weight loss resources

April 17, 2018 - by - in Bariatric Surgery

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If you’re trying to lose weight, you’re well-acquainted with the ups and downs of the process. Sometimes you’re in the zone, eating right and exercising and making progress. Other times you’re doing everything right and not getting anywhere. And still other times you’re really struggling, like when you can’t get off a plateau or you’re having a problem with emotional eating.

The most important thing to realize is that you’re not alone. There are many resources out there where you can find information, support and tips. Take a look through these websites, tools, media links, blogs and apps to find the helping hand you need right now.

Calculators and trackers

Do you know your Body Mass Index (BMI)? Do you know where to look up calorie counts, or wish you had a place to track what you eat and your results? These sites will help:

  • BMI calculator: Simply type in your height and weight and this calculator will tell you your Body Mass Index. A number below 18.5 is considered underweight; 18.5-24.9 is considered normal; 25.0-29.9 is considered overweight; and 30.0 and above is considered obese.
  • Body weight planner:  A four-step calculator where you enter your height, weight, age, sex and activity level; choose a goal weight, a goal date and an increased activity level, and receive the number of calories you need to eat per day to reach your goal weight.
  • Calorie counter and diet/weight-loss journal: When you create a free account on Fitday, you can look up calorie numbers for thousands of foods and record what you eat in an online journal. The website has more than 6 million members.
  • Fast-food calorie counter: Calorie King also provides calorie counts for thousands of foods, and it includes fast foods (because it’s going to happen). If you enter a food, you get all its nutrition information: calories, fat, cholesterol, sodium, carbs, and protein.

Obesity advocacy organizations and support

There are several national groups that serve as educators, advocates, and support for people living with obesity or trying to learn more about it:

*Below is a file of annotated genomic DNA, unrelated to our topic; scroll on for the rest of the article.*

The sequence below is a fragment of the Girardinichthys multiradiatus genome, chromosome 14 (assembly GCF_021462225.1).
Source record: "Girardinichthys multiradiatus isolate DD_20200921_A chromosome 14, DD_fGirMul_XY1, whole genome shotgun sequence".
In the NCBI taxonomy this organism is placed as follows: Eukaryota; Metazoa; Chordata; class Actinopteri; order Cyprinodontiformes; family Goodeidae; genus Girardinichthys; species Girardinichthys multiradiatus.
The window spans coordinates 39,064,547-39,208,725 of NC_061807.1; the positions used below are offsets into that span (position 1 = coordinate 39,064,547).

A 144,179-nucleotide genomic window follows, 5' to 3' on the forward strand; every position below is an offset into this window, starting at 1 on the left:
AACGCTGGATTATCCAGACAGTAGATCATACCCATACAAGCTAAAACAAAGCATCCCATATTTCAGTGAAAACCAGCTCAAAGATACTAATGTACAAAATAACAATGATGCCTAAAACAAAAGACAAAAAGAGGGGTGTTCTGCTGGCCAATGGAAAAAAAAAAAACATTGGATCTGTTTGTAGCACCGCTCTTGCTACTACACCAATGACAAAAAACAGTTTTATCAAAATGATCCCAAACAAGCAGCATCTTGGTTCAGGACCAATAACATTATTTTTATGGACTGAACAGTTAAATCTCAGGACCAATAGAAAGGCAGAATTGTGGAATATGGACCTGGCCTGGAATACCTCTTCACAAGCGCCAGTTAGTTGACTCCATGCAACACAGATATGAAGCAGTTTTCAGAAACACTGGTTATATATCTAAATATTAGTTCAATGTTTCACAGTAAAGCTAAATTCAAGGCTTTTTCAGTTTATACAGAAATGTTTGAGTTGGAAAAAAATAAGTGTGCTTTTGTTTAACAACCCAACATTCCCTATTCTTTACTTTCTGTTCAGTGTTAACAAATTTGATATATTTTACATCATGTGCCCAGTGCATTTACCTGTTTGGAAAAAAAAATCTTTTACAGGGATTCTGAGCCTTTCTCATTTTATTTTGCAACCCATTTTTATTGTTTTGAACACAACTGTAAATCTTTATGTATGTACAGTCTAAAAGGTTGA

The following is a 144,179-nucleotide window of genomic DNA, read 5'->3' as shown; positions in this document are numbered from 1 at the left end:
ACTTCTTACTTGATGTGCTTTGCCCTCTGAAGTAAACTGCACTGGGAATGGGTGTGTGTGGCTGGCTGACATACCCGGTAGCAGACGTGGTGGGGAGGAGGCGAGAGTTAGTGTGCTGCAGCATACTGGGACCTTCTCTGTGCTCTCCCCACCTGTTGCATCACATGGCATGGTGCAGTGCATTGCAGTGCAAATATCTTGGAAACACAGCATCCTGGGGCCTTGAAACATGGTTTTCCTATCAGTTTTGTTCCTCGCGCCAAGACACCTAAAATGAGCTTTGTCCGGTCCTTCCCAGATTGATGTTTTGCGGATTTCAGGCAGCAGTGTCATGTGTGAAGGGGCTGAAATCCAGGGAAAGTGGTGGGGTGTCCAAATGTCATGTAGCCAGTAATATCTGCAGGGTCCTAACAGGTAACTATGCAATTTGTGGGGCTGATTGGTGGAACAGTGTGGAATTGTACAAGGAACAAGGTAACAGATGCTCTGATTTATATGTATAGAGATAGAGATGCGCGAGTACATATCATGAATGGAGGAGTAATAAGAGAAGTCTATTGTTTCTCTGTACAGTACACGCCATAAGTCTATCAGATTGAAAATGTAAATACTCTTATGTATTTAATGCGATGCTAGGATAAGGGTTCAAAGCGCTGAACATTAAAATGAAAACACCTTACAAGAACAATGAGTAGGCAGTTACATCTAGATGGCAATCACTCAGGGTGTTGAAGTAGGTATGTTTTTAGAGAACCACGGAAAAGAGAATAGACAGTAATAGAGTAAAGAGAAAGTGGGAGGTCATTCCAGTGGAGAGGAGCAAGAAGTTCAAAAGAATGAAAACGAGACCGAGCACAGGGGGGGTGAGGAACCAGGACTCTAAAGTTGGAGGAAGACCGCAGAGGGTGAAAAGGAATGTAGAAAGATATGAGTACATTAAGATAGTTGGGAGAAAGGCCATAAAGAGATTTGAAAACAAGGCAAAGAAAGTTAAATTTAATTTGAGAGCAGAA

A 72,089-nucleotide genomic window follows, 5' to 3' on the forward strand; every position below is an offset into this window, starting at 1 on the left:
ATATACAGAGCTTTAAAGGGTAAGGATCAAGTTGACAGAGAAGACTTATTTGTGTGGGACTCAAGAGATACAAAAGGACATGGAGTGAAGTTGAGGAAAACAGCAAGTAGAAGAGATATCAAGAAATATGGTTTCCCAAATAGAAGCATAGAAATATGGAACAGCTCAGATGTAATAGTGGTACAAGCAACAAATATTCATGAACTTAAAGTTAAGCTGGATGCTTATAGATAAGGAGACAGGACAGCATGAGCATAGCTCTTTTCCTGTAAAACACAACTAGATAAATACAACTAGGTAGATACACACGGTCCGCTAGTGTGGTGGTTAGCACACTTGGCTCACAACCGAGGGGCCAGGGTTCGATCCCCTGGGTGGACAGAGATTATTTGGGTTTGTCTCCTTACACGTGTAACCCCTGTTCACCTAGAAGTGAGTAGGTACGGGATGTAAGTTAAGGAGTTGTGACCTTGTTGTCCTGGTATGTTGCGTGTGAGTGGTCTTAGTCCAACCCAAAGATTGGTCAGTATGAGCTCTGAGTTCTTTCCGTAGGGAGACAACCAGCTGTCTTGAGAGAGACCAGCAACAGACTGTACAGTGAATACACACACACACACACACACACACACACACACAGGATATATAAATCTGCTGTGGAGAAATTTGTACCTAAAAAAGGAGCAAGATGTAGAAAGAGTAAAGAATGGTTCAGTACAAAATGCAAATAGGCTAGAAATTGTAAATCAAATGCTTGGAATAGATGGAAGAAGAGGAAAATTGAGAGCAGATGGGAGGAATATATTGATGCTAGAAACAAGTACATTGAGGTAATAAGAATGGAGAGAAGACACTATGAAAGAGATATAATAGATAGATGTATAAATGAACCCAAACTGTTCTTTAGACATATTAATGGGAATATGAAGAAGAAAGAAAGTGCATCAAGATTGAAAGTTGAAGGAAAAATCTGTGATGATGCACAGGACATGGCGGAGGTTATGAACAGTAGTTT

• The Obesity Society: The Obesity Society has more than 2,500 professional members, many of whom are PhDs and MDs in the fields of internal medicine, family practice, endocrinology, psychology and bariatric surgery. The organization’s mission is to “advance the science-based understanding of the causes, consequences, prevention and treatment of obesity,” and to that effort it publishes two journals, current news, research and resources.
  • The Obesity Action Coalition is dedicated to advocacy for and support of those living with obesity. In addition to legislative action updates and a monthly blog, the site offers webinars and the opportunity to order free copies of its brochures, posters, and magazine.  
  • Obesity Help is a newsy, active website that focuses on educating and supporting weight-loss surgery patients (or those considering it). You can learn about bariatric surgery, read recent articles on weight loss and health, see (or share) before-and-after photos, and connect with other people in some of the website’s many forums.
  • The American Society for Metabolic and Bariatric Surgery (ASMBS) is a national society dedicated to improving public health by educating, advocating for and improving the lives of people with obesity. Its Patient Learning Center offers articles, fact sheets and FAQs on the disease of obesity, bariatric surgery, and legislative action.

Consumer sites full of ideas

Are you looking for recipes? Fitness options? Nutrition hints and tips about eating, obesity and health? Try these sites:

  • EatRight is run by the Academy of Nutrition and Dietetics and covers three primary areas: food (recent topics: nutrients for vegetarians, what to eat while breast feeding, what a dietician can do for you), health (autism spectrum disorders and diet, what a dietician can do for you), and fitness (the risks of inactivity, hydrating right, building muscle). The content also is sorted into categories for kids, parents, men, women, and seniors.
  • ChooseMyPlate is run by the United States Department of Agriculture. You can take quizzes on the food groups (can you name all five?), find tips for eating on a budget, calculate your correct daily calorie intake or just skip around through the interesting facts (did you know that it actually takes two cups of raw leafy greens to count as a cup of vegetables?)

Obesity in the media